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Padcaster iPad case review: Case helps take iPad videography to the next level

This case helps turn an iPad into a mobile video-recording studio and can double as a digital SLR cage.

Joshua Goldman Managing Editor / Advice
Managing Editor Josh Goldman is a laptop expert and has been writing about and reviewing them since built-in Wi-Fi was an optional feature. He also covers almost anything connected to a PC, including keyboards, mice, USB-C docks and PC gaming accessories. In addition, he writes about cameras, including action cams and drones. And while he doesn't consider himself a gamer, he spends entirely too much time playing them.
Expertise Laptops, desktops and computer and PC gaming accessories including keyboards, mice and controllers, cameras, action cameras and drones Credentials
  • More than two decades experience writing about PCs and accessories, and 15 years writing about cameras of all kinds.
Joshua Goldman
3 min read

The Padcaster is one of those accessories that pushes the Apple iPad beyond what most people do or would think of doing with it.


Padcaster iPad case

The Good

The <b>Padcaster</b> iPad case goes beyond being a simple tripod mount, letting you attach other crucial video production accessories to its frame. Separate mount for attaching lenses. Can also be used with digital SLRs.

The Bad

The case is a snug fit, which is great, but can make it difficult to get an iPad in and out quickly.

The Bottom Line

If you're serious about producing videos with an iPad, the Padcaster is a must-have case.

For however ridiculous it may seem to some people, plenty of iPad owners use them to take pictures and shoot movie clips. Not everyone wants or needs to produce professional results, but that's just what the Padcaster makes easier.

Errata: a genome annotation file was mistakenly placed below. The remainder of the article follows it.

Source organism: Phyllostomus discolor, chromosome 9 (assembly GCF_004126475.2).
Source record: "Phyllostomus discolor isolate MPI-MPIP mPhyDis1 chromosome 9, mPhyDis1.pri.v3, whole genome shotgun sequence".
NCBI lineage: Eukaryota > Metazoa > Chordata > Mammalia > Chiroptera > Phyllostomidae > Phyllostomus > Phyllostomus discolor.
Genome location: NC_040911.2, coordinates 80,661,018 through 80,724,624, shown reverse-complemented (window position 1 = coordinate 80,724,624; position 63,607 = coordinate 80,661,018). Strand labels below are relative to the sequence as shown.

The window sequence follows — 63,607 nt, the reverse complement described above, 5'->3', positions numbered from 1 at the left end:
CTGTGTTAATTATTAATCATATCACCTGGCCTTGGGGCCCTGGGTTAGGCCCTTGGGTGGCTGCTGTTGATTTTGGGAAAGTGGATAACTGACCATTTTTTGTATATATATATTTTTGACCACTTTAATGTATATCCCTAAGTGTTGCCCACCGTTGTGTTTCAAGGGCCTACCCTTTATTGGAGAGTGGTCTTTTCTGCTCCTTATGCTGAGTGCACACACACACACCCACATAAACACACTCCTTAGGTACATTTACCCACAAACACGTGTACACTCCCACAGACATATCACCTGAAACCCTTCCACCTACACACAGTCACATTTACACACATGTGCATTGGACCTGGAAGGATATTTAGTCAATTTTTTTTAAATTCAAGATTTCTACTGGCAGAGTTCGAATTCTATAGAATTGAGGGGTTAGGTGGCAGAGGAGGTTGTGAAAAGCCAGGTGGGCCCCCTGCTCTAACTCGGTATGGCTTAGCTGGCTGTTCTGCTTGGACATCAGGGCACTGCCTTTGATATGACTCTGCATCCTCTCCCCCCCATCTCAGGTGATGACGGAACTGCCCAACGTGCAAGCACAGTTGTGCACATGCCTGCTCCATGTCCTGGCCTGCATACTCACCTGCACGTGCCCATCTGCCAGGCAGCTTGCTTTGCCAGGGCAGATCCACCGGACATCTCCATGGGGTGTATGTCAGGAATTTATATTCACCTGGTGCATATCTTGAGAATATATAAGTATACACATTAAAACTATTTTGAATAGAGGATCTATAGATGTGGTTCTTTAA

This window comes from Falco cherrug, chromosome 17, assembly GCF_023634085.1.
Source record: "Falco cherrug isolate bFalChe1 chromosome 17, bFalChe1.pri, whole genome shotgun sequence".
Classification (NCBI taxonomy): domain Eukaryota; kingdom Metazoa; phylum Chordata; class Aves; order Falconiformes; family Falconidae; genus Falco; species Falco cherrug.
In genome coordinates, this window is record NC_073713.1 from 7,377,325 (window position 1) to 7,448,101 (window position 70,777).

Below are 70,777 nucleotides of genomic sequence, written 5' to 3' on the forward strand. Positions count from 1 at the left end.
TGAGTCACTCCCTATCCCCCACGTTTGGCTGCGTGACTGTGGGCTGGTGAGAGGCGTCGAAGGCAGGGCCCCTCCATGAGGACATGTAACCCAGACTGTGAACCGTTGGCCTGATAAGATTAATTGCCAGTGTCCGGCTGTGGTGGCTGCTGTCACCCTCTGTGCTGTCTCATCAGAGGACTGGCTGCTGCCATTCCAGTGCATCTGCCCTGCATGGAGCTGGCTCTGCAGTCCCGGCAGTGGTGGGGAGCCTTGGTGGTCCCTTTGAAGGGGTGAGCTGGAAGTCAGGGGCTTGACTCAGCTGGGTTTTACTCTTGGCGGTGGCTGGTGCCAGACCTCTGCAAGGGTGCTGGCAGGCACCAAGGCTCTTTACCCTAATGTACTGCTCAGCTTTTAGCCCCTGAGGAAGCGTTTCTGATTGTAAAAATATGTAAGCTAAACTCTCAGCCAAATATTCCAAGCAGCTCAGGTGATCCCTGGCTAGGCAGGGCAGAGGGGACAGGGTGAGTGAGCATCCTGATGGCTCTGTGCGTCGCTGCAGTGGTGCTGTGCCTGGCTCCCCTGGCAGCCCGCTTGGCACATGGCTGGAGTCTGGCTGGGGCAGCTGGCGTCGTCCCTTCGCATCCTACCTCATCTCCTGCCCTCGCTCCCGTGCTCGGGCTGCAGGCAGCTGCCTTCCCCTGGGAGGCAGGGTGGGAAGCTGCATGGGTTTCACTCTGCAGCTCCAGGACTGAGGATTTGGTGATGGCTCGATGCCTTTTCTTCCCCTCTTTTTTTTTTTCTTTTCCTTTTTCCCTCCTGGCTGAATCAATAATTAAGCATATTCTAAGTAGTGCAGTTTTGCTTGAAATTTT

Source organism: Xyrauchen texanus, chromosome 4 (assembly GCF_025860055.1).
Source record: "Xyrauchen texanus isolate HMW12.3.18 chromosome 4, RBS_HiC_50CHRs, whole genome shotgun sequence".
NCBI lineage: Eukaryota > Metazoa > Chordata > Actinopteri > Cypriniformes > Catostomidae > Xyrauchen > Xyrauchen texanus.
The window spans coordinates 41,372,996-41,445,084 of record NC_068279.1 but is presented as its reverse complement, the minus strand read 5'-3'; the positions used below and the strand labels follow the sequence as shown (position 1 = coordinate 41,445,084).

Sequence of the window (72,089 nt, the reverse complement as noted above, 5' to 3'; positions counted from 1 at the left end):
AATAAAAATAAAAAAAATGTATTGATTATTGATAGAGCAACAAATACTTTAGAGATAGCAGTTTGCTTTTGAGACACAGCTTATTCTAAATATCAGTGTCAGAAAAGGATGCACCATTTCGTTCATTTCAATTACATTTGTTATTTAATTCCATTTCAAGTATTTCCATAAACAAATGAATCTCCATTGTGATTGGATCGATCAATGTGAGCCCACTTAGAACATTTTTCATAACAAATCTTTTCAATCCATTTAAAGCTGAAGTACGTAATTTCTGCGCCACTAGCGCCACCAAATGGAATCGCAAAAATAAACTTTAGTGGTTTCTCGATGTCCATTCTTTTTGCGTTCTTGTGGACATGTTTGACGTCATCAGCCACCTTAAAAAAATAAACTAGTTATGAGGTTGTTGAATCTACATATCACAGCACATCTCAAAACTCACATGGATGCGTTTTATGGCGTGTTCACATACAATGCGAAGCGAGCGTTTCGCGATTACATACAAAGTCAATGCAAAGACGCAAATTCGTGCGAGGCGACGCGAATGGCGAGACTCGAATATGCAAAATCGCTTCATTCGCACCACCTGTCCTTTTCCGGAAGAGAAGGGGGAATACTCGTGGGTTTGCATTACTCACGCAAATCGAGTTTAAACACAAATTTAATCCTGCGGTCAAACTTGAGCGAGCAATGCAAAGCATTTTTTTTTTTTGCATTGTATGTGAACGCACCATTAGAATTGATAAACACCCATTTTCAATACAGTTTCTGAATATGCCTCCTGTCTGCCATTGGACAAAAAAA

So, no, this case isn't for everyone, but if you use an iPad to shoot and produce Web video, it's a perfect fit. And, while its $149 price might seem steep, you get more than just the case and it can be used for more than just recording video with an iPad.

Sarah Tew/CNET

Basically, the Padcaster is a two-piece iPad case made up of an aluminum frame with a removable urethane insert. Though the insert is flexible, it fits tightly around an iPad, so there's really no chance of it accidentally falling out.

The outside of the sturdy aluminum frame is lined with 1/4-20 and 3/8-16 threaded holes for attaching lights, an external mic, or other camera gear. Just attach your camera in the middle and surround it with your favorite accessories.

With a bunch of accessories attached you'll probably want to use it on a tripod or some other support, but the frame is wide enough and heavy enough to stand on its own for shooting or viewing. Plus the size and weight of the frame makes handheld shooting more comfortable, giving you a better, steadier grip.

Sarah Tew/CNET

For those who feel limited by the approximate 35mm focal length of the iPad's lens, the Padcaster comes with the Lenscaster, an add-on bracket with a 72mm threaded mount for attaching lenses. A 72-to-58mm adapter is included, too, as well as a cold-shoe adapter, two 1/4-20 screws, two 3/8-16 screws, and a custom camera mount screw (more on that later).

Sarah Tew/CNET

If you simply want a wider or longer lens, there are inexpensive adapter lenses you can attach, such as the Vivitar wide-angle adapter in the picture above. If that's not good enough for you, you can attach a 35mm lens to the case, though getting it to work correctly isn't easy and you'll need at least a depth-of-field adapter. But, if you're after a shallow depth of field for your iPad videos, it is possible and there are instructions (and warnings) on the Padcaster site on how to set it up.

Sarah Tew/CNET

Apps, such as Filmic Pro for full control of the iPad's video capabilities and Pinnacle Studio for editing, and accessories like the Apogee Jam (pictured above) for connecting an external mic are what transform an iPad into a mobile video production lab. It's the Padcaster that brings them all together, though.

Jeff Foster

Lastly, for anyone who shoots video with a digital SLR, you can remove the flexible urethane insert and the frame can be used as a dSLR cage. Just mount your camera in the center and you can start attaching whatever accessories you need around the outside of the frame.